Skip to content
Nov 20 / B/R Quality Control Team

Ledes: Giving the reader something to find and engage with

Part 3 of Playbook: The Basics of Writing for Bleacher ReportClick here for more information and to download all of Playbook for free.

If you’ve been reading the Bleacher Report Blog for a while, you shouldn’t be surprised that we put special emphasis on ledes during the evaluation process. After all, a good lede is the first and last chance you have to grab potential readers—as we’ve discussed at length in other explanatory posts, instructional videos and true-life dramas.

Writing a good lede is one of the most important things you can do in crafting an effective article. For evaluation purposes, we define a lede strictly as the first paragraph, on the theory that quick-scanning, gratification-seeking readers may click away from a piece before the first line break unless it can capture their attention in that space. And to be sure that everyone’s using the best possible hook, we ask the following questions about each lede we review:

  • Does the lede contain the article’s primary keyword?
  • Does the lede echo the theme of the headline?
  • Does the lede give readers a reason to keep reading?

Including the primary keyword

Now, you might be thinking this primary keyword rule is all about search-engine optimization. SEO is important: Search algorithms favor articles with keywords in the first paragraph. But that’s not the main issue here. What we’re concerned about is appealing to readers by getting right to the point—and “the point” is always going to include an explicit reference to the most important figure, team or event in your story. That is, the primary keyword.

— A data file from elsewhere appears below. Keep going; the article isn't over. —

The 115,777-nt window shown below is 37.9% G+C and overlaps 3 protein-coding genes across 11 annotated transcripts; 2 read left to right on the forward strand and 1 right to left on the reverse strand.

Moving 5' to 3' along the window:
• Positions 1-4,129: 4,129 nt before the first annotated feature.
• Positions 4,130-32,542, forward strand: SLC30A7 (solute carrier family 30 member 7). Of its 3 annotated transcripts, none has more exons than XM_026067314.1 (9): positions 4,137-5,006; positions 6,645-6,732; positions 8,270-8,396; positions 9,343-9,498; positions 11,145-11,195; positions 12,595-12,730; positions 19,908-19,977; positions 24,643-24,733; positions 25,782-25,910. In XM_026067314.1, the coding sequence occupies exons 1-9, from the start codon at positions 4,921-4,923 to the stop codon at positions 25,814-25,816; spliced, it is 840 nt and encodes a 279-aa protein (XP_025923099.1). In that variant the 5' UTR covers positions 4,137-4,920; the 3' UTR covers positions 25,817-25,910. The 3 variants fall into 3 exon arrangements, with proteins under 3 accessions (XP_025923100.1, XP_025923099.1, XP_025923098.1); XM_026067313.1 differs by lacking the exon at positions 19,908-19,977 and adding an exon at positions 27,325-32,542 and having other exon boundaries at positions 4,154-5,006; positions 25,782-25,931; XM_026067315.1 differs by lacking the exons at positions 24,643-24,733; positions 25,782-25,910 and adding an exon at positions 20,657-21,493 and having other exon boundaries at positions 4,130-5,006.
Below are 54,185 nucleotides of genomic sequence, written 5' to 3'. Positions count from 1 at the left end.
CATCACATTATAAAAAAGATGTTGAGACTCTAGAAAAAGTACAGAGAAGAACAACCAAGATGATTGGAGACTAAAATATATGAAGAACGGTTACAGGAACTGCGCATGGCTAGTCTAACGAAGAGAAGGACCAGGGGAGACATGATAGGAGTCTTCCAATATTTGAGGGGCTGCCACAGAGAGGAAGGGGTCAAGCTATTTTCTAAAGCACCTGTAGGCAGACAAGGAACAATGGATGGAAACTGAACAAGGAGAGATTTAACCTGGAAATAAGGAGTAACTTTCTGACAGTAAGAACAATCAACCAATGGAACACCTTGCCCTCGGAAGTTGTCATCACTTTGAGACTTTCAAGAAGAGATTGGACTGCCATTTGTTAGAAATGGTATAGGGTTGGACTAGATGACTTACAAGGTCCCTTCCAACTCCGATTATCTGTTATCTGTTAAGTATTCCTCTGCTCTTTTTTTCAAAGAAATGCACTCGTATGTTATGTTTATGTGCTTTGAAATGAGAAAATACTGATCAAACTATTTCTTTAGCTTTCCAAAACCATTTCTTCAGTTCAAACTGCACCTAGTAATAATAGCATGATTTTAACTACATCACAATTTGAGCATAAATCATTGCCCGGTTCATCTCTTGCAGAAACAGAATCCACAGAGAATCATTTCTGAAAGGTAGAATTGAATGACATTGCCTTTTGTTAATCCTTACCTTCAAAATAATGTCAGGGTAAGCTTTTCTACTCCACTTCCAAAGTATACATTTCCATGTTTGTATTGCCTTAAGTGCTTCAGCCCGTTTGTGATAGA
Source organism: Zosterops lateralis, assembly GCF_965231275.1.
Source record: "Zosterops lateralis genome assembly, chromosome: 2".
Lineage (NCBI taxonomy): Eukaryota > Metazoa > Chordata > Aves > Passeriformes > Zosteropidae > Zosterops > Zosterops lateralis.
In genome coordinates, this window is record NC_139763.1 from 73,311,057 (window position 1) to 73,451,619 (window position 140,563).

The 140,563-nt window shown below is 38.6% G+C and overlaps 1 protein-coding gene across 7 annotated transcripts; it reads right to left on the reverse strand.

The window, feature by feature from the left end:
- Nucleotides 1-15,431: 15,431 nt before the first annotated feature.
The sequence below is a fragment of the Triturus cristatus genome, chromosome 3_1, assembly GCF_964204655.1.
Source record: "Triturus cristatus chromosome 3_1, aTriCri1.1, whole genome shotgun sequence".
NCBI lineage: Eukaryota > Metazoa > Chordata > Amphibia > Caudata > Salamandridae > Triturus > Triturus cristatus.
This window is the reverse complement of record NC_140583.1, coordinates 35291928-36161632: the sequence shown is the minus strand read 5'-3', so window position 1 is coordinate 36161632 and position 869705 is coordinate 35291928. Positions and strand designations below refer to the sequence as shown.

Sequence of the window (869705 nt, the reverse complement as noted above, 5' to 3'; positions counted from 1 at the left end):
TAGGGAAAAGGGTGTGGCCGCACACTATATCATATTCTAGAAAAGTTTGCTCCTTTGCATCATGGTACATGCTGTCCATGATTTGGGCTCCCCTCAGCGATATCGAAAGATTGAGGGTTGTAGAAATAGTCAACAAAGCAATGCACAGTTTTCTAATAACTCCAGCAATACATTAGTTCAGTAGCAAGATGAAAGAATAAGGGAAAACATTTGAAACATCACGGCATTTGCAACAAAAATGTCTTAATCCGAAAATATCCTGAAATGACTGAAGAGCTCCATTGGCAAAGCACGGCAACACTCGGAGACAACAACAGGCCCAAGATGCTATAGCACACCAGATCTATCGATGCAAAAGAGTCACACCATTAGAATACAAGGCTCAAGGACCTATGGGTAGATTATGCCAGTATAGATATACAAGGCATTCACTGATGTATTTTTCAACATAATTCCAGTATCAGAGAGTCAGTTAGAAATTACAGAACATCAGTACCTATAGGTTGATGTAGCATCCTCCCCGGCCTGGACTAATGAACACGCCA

This is a requirement for writing a good B/R lede. If you don’t use the primary keyword in the lede, your lede won’t be evaluated positively.

So what’s the primary keyword? The primary keyword is the most prominent personal name, team name or event title in the headline. Often, it’s a keyword that appears before a colon in the headline. And if the head lacks any obvious keywords, the primary one is the most prominent personal name, team name or event title associated with the topic of the article.

Echoing the theme of the headline

A lede that echoes the theme of the headline is one that restates, develops or otherwise alludes to the head’s most enticing message—without boring readers by just repeating what the headline said.

The idea here is that you want to maintain the momentum of your title, which is what convinced readers to click on the article in the first place. If your headline promises one thing and your lede delivers another, it’s a good bet that people who got excited about the former are going to be let down by the latter. And if readers end up feeling let down at the end of your first paragraph, you can be sure they won’t stick around to find out whether things get better.

[Download Playbook as an ebook]

Making readers want to keep reading

This third and final element that goes into a good lede depends on the article type. Here is the third question we ask for each:

News report: Does the lede introduce a point of narrative tension, a conflict to be developed or resolved by the analysis of the reported news item in the rest of the story?

Argumentative article: Does the lede contain a provocative statement? That means a claim of sufficient boldness to make a typical reader want to read on in search of a justification, or a question intriguing enough to make that typical reader want to keep going in search of an answer. A caveat: Provocation for its own sake has little value. However bold, the statement must be plausible, not ridiculous.